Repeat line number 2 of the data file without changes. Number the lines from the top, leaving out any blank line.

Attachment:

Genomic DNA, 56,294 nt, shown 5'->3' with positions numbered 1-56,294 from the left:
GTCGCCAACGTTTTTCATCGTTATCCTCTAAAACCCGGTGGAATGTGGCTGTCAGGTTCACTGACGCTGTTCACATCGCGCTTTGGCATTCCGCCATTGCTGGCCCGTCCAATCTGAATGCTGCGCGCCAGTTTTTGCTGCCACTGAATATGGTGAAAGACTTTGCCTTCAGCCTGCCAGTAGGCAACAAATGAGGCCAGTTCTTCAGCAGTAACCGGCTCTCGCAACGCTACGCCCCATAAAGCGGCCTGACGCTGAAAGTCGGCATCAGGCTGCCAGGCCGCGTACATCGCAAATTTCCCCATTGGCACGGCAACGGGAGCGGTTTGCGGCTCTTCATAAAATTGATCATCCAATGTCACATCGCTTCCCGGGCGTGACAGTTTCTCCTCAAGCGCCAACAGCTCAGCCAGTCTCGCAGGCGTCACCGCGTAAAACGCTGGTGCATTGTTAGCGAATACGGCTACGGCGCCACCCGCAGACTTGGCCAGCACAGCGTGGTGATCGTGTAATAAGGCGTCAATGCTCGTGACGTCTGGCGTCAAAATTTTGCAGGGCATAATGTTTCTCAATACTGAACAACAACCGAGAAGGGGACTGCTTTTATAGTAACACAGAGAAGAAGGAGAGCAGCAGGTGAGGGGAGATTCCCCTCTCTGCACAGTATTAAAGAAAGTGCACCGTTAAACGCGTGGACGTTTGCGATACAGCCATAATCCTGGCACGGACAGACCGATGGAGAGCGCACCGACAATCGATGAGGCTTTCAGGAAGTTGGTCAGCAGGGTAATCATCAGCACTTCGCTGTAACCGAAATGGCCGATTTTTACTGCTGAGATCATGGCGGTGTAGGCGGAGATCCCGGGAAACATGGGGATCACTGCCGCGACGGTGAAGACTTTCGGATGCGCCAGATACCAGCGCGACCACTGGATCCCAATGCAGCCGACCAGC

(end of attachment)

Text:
GTCGCCAACGTTTTTCATCGTTATCCTCTAAAACCCGGTGGAATGTGGCTGTCAGGTTCACTGACGCTGTTCACATCGCGCTTTGGCATTCCGCCATTGCTGGCCCGTCCAATCTGAATGCTGCGCGCCAGTTTTTGCTGCCACTGAATATGGTGAAAGACTTTGCCTTCAGCCTGCCAGTAGGCAACAAATGAGGCCAGTTCTTCAGCAGTAACCGGCTCTCGCAACGCTACGCCCCATAAAGCGGCCTGACGCTGAAAGTCGGCATCAGGCTGCCAGGCCGCGTACATCGCAAATTTCCCCATTGGCACGGCAACGGGAGCGGTTTGCGGCTCTTCATAAAATTGATCATCCAATGTCACATCGCTTCCCGGGCGTGACAGTTTCTCCTCAAGCGCCAACAGCTCAGCCAGTCTCGCAGGCGTCACCGCGTAAAACGCTGGTGCATTGTTAGCGAATACGGCTACGGCGCCACCCGCAGACTTGGCCAGCACAGCGTGGTGATCGTGTAATAAGGCGTCAATGCTCGTGACGTCTGGCGTCAAAATTTTGCAGGGCATAATGTTTCTCAATACTGAACAACAACCGAGAAGGGGACTGCTTTTATAGTAACACAGAGAAGAAGGAGAGCAGCAGGTGAGGGGAGATTCCCCTCTCTGCACAGTATTAAAGAAAGTGCACCGTTAAACGCGTGGACGTTTGCGATACAGCCATAATCCTGGCACGGACAGACCGATGGAGAGCGCACCGACAATCGATGAGGCTTTCAGGAAGTTGGTCAGCAGGGTAATCATCAGCACTTCGCTGTAACCGAAATGGCCGATTTTTACTGCTGAGATCATGGCGGTGTAGGCGGAGATCCCGGGAAACATGGGGATCACTGCCGCGACGGTGAAGACTTTCGGATGCGCCAGATACCAGCGCGACCACTGGATCCCAATGCAGCCGACCAGC